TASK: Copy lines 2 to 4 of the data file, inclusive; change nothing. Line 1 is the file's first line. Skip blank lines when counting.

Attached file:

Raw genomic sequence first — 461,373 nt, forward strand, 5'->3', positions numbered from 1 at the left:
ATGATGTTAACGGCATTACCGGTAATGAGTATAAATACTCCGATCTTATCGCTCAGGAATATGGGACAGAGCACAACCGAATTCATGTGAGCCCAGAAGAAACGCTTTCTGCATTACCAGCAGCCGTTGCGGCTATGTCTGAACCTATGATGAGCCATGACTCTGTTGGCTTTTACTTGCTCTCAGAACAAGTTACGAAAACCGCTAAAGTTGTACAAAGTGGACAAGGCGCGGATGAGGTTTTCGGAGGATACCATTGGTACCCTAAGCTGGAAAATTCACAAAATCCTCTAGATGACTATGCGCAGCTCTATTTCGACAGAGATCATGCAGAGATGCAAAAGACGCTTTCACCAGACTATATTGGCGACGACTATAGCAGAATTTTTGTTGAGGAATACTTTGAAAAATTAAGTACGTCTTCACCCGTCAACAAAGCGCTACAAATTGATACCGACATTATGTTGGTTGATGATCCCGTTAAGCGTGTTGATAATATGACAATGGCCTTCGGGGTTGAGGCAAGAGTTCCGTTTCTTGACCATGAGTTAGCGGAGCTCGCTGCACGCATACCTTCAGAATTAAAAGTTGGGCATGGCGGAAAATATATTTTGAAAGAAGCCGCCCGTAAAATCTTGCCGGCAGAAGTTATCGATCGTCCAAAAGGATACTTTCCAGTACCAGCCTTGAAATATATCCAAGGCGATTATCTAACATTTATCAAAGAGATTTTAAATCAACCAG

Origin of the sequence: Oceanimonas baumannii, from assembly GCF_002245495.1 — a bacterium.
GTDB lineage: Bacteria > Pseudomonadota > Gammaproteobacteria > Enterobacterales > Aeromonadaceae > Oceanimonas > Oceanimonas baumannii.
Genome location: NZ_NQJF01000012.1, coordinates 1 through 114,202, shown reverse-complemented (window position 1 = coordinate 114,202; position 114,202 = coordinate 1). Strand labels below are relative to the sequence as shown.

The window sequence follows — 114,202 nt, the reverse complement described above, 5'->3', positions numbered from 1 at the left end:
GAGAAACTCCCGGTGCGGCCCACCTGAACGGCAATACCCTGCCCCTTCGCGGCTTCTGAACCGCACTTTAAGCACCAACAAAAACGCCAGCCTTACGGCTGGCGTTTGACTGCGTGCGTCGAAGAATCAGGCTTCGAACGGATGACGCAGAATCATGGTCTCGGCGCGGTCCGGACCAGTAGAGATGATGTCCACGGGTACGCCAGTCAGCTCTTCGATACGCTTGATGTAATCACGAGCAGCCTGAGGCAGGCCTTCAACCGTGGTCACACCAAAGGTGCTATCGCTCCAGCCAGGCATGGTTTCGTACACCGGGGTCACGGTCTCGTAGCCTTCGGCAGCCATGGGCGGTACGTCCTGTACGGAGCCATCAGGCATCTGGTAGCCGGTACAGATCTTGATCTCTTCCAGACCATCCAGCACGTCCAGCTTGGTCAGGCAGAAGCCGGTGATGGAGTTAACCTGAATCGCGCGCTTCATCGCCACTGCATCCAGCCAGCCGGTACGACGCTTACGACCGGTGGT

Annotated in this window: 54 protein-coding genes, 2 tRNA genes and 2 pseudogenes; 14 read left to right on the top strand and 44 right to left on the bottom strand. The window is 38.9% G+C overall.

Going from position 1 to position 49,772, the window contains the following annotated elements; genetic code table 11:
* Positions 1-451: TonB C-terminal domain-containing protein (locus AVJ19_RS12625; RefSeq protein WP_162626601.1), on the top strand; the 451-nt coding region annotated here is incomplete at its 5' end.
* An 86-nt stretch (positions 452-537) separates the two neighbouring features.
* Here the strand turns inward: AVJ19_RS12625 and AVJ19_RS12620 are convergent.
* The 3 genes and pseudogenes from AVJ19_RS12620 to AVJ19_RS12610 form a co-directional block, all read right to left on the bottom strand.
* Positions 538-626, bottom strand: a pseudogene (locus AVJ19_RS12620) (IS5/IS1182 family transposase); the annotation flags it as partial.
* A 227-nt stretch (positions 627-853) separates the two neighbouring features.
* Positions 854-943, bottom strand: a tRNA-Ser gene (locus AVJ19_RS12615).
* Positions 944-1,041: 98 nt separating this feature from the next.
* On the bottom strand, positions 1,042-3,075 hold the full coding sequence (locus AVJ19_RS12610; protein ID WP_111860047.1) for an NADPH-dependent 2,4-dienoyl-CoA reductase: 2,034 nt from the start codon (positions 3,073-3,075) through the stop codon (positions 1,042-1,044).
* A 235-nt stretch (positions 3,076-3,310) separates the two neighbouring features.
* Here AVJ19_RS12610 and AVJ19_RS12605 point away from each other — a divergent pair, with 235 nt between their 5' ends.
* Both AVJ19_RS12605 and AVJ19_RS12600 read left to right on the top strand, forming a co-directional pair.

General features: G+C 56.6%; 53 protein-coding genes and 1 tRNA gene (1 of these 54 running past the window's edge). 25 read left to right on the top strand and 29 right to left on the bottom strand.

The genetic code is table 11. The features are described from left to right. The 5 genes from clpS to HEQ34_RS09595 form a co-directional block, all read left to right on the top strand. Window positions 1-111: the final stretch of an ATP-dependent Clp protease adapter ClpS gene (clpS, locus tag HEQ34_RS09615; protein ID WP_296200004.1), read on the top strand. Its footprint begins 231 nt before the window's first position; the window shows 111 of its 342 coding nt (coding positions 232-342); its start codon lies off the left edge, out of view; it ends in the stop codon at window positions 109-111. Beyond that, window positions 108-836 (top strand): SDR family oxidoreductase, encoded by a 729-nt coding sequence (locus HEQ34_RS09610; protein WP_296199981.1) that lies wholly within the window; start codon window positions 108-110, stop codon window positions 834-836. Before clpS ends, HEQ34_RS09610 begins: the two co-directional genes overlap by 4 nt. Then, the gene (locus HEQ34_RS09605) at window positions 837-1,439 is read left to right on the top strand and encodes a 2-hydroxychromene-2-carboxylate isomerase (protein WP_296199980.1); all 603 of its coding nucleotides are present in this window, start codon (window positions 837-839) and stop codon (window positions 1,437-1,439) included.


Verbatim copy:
ATGATGTTAACGGCATTACCGGTAATGAGTATAAATACTCCGATCTTATCGCTCAGGAATATGGGACAGAGCACAACCGAATTCATGTGAGCCCAGAAGAAACGCTTTCTGCATTACCAGCAGCCGTTGCGGCTATGTCTGAACCTATGATGAGCCATGACTCTGTTGGCTTTTACTTGCTCTCAGAACAAGTTACGAAAACCGCTAAAGTTGTACAAAGTGGACAAGGCGCGGATGAGGTTTTCGGAGGATACCATTGGTACCCTAAGCTGGAAAATTCACAAAATCCTCTAGATGACTATGCGCAGCTCTATTTCGACAGAGATCATGCAGAGATGCAAAAGACGCTTTCACCAGACTATATTGGCGACGACTATAGCAGAATTTTTGTTGAGGAATACTTTGAAAAATTAAGTACGTCTTCACCCGTCAACAAAGCGCTACAAATTGATACCGACATTATGTTGGTTGATGATCCCGTTAAGCGTGTTGATAATATGACAATGGCCTTCGGGGTTGAGGCAAGAGTTCCGTTTCTTGACCATGAGTTAGCGGAGCTCGCTGCACGCATACCTTCAGAATTAAAAGTTGGGCATGGCGGAAAATATATTTTGAAAGAAGCCGCCCGTAAAATCTTGCCGGCAGAAGTTATCGATCGTCCAAAAGGATACTTTCCAGTACCAGCCTTGAAATATATCCAAGGCGATTATCTAACATTTATCAAAGAGATTTTAAATCAACCAG

Origin of the sequence: Oceanimonas baumannii, from assembly GCF_002245495.1 — a bacterium.
GTDB lineage: Bacteria > Pseudomonadota > Gammaproteobacteria > Enterobacterales > Aeromonadaceae > Oceanimonas > Oceanimonas baumannii.